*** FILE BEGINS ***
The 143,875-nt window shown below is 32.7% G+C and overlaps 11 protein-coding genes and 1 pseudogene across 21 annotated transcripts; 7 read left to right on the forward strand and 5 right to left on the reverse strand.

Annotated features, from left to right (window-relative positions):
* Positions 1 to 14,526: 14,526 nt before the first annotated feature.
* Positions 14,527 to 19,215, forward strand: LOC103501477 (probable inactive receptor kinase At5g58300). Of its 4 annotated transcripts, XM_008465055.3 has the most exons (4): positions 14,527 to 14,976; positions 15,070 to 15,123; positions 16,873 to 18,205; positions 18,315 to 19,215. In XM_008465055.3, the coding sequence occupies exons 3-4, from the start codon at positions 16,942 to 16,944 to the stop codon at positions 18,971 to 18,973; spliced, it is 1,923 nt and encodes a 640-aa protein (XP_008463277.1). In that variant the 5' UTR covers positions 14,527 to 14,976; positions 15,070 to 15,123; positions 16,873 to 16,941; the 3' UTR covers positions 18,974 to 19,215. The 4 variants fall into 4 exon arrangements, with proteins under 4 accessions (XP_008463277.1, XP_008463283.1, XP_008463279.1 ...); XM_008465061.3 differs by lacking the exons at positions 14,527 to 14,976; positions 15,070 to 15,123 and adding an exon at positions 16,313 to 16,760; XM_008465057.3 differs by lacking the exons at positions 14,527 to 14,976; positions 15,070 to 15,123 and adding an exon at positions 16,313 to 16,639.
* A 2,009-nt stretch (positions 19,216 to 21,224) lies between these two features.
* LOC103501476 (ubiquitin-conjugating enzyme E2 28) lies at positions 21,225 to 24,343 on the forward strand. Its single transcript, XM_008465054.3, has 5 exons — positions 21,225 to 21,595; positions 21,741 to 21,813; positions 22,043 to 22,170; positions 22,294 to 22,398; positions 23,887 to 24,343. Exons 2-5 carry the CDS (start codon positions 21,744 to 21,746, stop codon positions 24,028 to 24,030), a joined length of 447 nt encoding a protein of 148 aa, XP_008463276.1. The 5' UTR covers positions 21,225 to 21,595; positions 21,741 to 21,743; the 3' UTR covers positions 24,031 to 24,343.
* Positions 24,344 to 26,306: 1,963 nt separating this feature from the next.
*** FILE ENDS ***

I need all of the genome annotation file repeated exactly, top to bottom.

The 143,875-nt window shown below is 32.7% G+C and overlaps 11 protein-coding genes and 1 pseudogene across 21 annotated transcripts; 7 read left to right on the forward strand and 5 right to left on the reverse strand.

Annotated features, from left to right (window-relative positions):
* Positions 1 to 14,526: 14,526 nt before the first annotated feature.
* Positions 14,527 to 19,215, forward strand: LOC103501477 (probable inactive receptor kinase At5g58300). Of its 4 annotated transcripts, XM_008465055.3 has the most exons (4): positions 14,527 to 14,976; positions 15,070 to 15,123; positions 16,873 to 18,205; positions 18,315 to 19,215. In XM_008465055.3, the coding sequence occupies exons 3-4, from the start codon at positions 16,942 to 16,944 to the stop codon at positions 18,971 to 18,973; spliced, it is 1,923 nt and encodes a 640-aa protein (XP_008463277.1). In that variant the 5' UTR covers positions 14,527 to 14,976; positions 15,070 to 15,123; positions 16,873 to 16,941; the 3' UTR covers positions 18,974 to 19,215. The 4 variants fall into 4 exon arrangements, with proteins under 4 accessions (XP_008463277.1, XP_008463283.1, XP_008463279.1 ...); XM_008465061.3 differs by lacking the exons at positions 14,527 to 14,976; positions 15,070 to 15,123 and adding an exon at positions 16,313 to 16,760; XM_008465057.3 differs by lacking the exons at positions 14,527 to 14,976; positions 15,070 to 15,123 and adding an exon at positions 16,313 to 16,639.
* A 2,009-nt stretch (positions 19,216 to 21,224) lies between these two features.
* LOC103501476 (ubiquitin-conjugating enzyme E2 28) lies at positions 21,225 to 24,343 on the forward strand. Its single transcript, XM_008465054.3, has 5 exons — positions 21,225 to 21,595; positions 21,741 to 21,813; positions 22,043 to 22,170; positions 22,294 to 22,398; positions 23,887 to 24,343. Exons 2-5 carry the CDS (start codon positions 21,744 to 21,746, stop codon positions 24,028 to 24,030), a joined length of 447 nt encoding a protein of 148 aa, XP_008463276.1. The 5' UTR covers positions 21,225 to 21,595; positions 21,741 to 21,743; the 3' UTR covers positions 24,031 to 24,343.
* Positions 24,344 to 26,306: 1,963 nt separating this feature from the next.